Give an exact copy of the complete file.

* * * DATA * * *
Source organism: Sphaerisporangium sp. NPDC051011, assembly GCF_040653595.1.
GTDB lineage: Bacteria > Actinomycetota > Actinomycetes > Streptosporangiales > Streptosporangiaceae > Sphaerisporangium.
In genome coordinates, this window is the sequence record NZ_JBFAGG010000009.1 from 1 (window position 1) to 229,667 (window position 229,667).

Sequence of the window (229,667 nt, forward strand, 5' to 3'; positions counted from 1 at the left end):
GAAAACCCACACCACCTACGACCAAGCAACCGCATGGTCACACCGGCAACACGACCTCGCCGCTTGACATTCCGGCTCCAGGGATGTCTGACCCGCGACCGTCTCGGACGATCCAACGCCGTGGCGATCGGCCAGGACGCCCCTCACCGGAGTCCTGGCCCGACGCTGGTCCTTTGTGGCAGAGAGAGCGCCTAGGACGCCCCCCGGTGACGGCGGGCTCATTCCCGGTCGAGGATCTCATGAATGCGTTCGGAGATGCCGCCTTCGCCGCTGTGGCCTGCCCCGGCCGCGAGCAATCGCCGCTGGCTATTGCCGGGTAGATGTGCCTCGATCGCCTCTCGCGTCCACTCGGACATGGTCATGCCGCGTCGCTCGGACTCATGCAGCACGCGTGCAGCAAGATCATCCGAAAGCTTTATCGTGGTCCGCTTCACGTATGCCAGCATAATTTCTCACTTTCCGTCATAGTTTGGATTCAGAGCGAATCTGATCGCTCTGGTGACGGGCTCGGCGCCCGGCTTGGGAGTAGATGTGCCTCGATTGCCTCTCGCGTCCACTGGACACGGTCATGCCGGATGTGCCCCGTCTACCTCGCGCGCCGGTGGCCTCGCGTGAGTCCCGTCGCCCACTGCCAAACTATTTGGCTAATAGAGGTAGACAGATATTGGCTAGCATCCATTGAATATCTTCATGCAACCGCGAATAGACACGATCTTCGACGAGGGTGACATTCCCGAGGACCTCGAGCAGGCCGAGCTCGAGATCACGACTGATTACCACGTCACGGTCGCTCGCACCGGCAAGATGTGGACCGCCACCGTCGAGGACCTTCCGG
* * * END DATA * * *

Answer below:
Source organism: Sphaerisporangium sp. NPDC051011, assembly GCF_040653595.1.
GTDB lineage: Bacteria > Actinomycetota > Actinomycetes > Streptosporangiales > Streptosporangiaceae > Sphaerisporangium.
In genome coordinates, this window is the sequence record NZ_JBFAGG010000009.1 from 1 (window position 1) to 229,667 (window position 229,667).

Sequence of the window (229,667 nt, forward strand, 5' to 3'; positions counted from 1 at the left end):
GAAAACCCACACCACCTACGACCAAGCAACCGCATGGTCACACCGGCAACACGACCTCGCCGCTTGACATTCCGGCTCCAGGGATGTCTGACCCGCGACCGTCTCGGACGATCCAACGCCGTGGCGATCGGCCAGGACGCCCCTCACCGGAGTCCTGGCCCGACGCTGGTCCTTTGTGGCAGAGAGAGCGCCTAGGACGCCCCCCGGTGACGGCGGGCTCATTCCCGGTCGAGGATCTCATGAATGCGTTCGGAGATGCCGCCTTCGCCGCTGTGGCCTGCCCCGGCCGCGAGCAATCGCCGCTGGCTATTGCCGGGTAGATGTGCCTCGATCGCCTCTCGCGTCCACTCGGACATGGTCATGCCGCGTCGCTCGGACTCATGCAGCACGCGTGCAGCAAGATCATCCGAAAGCTTTATCGTGGTCCGCTTCACGTATGCCAGCATAATTTCTCACTTTCCGTCATAGTTTGGATTCAGAGCGAATCTGATCGCTCTGGTGACGGGCTCGGCGCCCGGCTTGGGAGTAGATGTGCCTCGATTGCCTCTCGCGTCCACTGGACACGGTCATGCCGGATGTGCCCCGTCTACCTCGCGCGCCGGTGGCCTCGCGTGAGTCCCGTCGCCCACTGCCAAACTATTTGGCTAATAGAGGTAGACAGATATTGGCTAGCATCCATTGAATATCTTCATGCAACCGCGAATAGACACGATCTTCGACGAGGGTGACATTCCCGAGGACCTCGAGCAGGCCGAGCTCGAGATCACGACTGATTACCACGTCACGGTCGCTCGCACCGGCAAGATGTGGACCGCCACCGTCGAGGACCTTCCGG